About two years ago, Atmel (Nasdaq: ATML ) was in deep trouble. Operations were tanking, shareholders had nothing to cheer about, and just to put a cherry on top of it all the company was about to get torn to pieces by ON Semiconductor (Nasdaq: ONNN ) and Microchip Technology (Nasdaq: MCHP ) in a very hostile takeover.
Fast-forward to today, and it's a whole new ballgame. ON changed its mind about Atmel's memory controllers, and the whole takeover bid evaporated. Atmel grabbed the bull by the horns and started rebuilding itself around the businesses that were profitable. And today, after reporting solid progress on that transformation plan, Atmel's stock is trading some 27% above that $5 buyout bid per share. That includes a 19% jump today.
Second-quarter sales improved by 38% year over year and 13% sequentially to $393 million, fueled mostly by the microcontroller business that Microchip wanted to buy. Since that division is also highly profitable, gross margins followed suit with a leap from 32% a year ago to 41% today. Non-GAAP earnings also skipped from about breakeven in 2009 to $0.11 per share today.
Things could have been even better if the whole chip industry wasn't constrained by chip foundries such as Taiwan Semiconductor Manufacturing (NYSE: TSM ) and United Microelectronics getting swamped under more orders than they can handle. Atmel picked a bad time to sell off most of its own factories and move over to outsourced foundries, and management explained more than once during the earnings call that demand for Atmel's products is higher than the available manufacturing capacity.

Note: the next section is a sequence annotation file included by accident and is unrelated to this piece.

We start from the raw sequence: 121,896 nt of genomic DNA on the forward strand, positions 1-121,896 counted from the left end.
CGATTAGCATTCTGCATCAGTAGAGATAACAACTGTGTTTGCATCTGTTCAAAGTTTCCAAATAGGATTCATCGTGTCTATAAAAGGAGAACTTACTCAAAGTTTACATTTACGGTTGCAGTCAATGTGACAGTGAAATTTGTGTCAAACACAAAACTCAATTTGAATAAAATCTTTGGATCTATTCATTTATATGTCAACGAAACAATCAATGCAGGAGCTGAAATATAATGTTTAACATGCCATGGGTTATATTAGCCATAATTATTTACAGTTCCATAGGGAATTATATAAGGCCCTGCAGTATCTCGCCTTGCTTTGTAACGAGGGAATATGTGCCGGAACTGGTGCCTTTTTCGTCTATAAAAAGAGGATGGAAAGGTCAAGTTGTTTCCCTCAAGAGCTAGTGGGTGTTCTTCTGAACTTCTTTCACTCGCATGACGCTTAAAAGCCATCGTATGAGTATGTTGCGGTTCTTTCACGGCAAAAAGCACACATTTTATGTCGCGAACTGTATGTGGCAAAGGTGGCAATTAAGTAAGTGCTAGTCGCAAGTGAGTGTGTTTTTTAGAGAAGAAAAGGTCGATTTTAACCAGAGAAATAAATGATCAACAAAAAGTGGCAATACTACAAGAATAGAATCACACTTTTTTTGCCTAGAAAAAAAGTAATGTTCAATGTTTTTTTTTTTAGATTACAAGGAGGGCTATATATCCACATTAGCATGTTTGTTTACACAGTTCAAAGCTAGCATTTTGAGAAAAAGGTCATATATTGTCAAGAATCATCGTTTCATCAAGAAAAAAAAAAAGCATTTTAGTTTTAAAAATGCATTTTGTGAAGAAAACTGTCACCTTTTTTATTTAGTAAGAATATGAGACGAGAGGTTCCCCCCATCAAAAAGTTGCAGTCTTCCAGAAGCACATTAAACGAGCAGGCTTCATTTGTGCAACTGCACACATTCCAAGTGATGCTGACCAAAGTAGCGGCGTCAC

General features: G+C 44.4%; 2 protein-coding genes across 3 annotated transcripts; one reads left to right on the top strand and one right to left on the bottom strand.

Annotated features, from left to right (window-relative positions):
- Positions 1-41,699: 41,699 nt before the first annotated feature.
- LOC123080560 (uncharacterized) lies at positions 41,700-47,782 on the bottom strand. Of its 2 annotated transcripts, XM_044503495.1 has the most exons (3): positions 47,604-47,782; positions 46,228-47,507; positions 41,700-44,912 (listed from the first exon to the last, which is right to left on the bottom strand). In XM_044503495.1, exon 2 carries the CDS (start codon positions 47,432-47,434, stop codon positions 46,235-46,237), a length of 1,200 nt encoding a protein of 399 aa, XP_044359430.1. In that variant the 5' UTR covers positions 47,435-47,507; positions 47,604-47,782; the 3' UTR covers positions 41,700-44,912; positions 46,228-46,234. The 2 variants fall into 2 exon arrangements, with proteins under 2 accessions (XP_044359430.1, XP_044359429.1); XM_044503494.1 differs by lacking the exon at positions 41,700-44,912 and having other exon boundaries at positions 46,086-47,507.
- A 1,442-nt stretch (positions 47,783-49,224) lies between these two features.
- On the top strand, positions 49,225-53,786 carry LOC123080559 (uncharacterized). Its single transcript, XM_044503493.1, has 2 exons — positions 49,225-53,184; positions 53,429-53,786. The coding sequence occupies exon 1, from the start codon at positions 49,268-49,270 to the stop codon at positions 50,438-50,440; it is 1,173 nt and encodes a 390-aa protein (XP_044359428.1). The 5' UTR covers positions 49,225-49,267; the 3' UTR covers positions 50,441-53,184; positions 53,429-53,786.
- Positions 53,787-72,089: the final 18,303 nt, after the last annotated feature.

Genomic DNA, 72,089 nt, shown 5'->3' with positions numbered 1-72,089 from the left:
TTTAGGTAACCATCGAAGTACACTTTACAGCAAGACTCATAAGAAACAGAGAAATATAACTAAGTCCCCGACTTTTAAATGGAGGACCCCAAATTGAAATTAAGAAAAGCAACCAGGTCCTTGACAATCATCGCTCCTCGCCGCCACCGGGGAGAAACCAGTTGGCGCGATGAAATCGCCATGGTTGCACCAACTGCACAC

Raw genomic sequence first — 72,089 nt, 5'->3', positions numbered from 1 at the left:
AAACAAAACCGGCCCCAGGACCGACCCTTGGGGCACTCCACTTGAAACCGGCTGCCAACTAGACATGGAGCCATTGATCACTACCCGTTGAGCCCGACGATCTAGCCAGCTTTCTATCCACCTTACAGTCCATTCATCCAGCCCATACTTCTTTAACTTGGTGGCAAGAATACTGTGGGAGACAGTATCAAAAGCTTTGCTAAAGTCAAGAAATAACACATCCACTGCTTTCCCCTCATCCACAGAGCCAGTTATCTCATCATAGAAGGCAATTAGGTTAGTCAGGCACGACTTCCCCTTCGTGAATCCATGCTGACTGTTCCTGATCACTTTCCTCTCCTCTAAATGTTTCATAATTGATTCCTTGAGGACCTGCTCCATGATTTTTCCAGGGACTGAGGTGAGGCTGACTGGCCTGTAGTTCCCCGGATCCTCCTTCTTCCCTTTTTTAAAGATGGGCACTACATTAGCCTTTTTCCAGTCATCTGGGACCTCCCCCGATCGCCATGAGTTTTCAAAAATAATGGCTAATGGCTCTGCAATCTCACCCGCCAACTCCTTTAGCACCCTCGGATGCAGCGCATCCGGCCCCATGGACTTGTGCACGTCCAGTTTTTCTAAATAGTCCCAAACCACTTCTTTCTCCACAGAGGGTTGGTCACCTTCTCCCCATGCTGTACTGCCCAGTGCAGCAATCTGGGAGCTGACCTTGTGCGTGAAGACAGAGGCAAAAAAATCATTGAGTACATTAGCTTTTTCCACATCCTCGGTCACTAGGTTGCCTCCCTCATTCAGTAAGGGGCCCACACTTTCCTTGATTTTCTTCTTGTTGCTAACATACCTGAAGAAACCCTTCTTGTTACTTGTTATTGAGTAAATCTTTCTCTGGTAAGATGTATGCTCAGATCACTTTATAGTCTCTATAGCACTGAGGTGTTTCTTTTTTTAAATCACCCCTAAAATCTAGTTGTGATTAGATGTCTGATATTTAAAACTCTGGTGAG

The star of this show, the microcontroller division, provides chips that control things such as industrial machinery, smartphone touchscreens, and digital audio streams. The Android platform was held up as a point of strength as Atmel's controllers go into several of the most popular Android phones today. Motorola (NYSE: MOT ) uses them in the Droid X, Samsung needs them for its Galaxy S series, they're inside the HTC EVO 4G, and so on. Cypress Semiconductor (Nasdaq: CY ) doesn't land all of the sweetest deals here, by the looks of it.
That's curious because both Cypress and rival touchscreen controller maven Synaptics (Nasdaq: SYNA ) are members of the Open Handset Alliance that steers Android development, while Atmel isn't -- yet.
This is a turnaround story with a happy milestone, though it remains to be seen what the ending will look like. Is Atmel still buyout bait or an indie designer with a future? Or will Cypress and others pull the rug out from under Atmel's feet? Weigh in on Atmel -- or any other stock -- with a few well-placed clicks in Motley Fool CAPS.